[Pixman] [cairo] Better quality downsampling in cairo/pixman

Soeren Sandmann sandmann at daimi.au.dk
Thu Jul 15 14:53:32 PDT 2010

Bill Spitzak <spitzak at gmail.com> writes:

[replying out of order]

> I still feel the best approach for Cairo is for the source
> images to keep track of a single "scaled" version. This is an
> integer down-rez of the original image, the scale selected so
> that it is the next larger 1/integer over the actual
> transform. This image is then linearly interpolated by an
> unchanged Pixman to produce the final image. The image is only
> recalculated if the integer scale changes. This will allow
> drawing the same image repeatedly and with changes such as
> rotation with the same speed as it has now. Note that this is
> similar to mip-mapping but produces better results and may be
> much more appropriate for the use of Cairo, especially if 3D
> transforms are not being supported anyway.

I agree that the 1/integer approach is probably a good one for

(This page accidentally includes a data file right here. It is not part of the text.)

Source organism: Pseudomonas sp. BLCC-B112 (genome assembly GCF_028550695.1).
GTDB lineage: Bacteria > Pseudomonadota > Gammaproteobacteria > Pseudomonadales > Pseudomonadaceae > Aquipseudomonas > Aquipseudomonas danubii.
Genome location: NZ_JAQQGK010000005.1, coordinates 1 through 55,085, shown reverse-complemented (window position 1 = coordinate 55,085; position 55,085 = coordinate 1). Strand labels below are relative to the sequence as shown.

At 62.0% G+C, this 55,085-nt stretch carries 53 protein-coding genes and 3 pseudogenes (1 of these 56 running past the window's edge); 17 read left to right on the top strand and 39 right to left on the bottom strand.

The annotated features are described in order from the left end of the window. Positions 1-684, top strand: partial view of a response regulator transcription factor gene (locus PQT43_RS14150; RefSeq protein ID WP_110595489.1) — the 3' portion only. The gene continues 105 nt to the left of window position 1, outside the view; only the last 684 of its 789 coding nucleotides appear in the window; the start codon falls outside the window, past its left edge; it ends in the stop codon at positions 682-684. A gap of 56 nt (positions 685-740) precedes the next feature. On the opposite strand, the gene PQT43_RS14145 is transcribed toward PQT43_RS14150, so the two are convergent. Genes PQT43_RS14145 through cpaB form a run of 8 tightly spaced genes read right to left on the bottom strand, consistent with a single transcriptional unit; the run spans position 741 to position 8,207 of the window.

cairo. Note that the supersampling algorithm for pixman will allow
this, and allow it to happen at full speed.

For example, if the closest 1/integer factor is 5x3, then cairo would
set a supersampling grid of 5x3 with a NEAREST interpolation and the
result from pixman would be precisely the obvious box averaging. It
would run at a reasonable speed too, even with a quite naive
implementation. The total per-source-pixel cost would be a couple of
bit shifts and a couple of additions.

With that in place, it would then make a lot of sense to look into
adding Jeff's code as fast paths to make integral downscaling really

At the same time, the super sampling algorithm would not break down
horribly in non-integer cases such as rotations, and it has the
advantage that it has well-defined results for gradients and a
hypothetical polygon image. See below for more justification for the
supersampling algorithm.

> There also needs to be a fix for how Cairo does scale-up. It needs
> to
> do non-fuzzy edges when the source is black-padded, 

This has been discussed a couple of times already. I think the outcome
each time has been that (a) there is no clear way to precisely define
what it actually means as a filter, and (b) you can already get the
desired result by setting the repeat mode to PAD and clipping to a
suitably scaled rectangle. If you render that to a group, then you
have a black padded, scaled image with sharp borders.

> and I now think it should also render the pixels as rectangles. This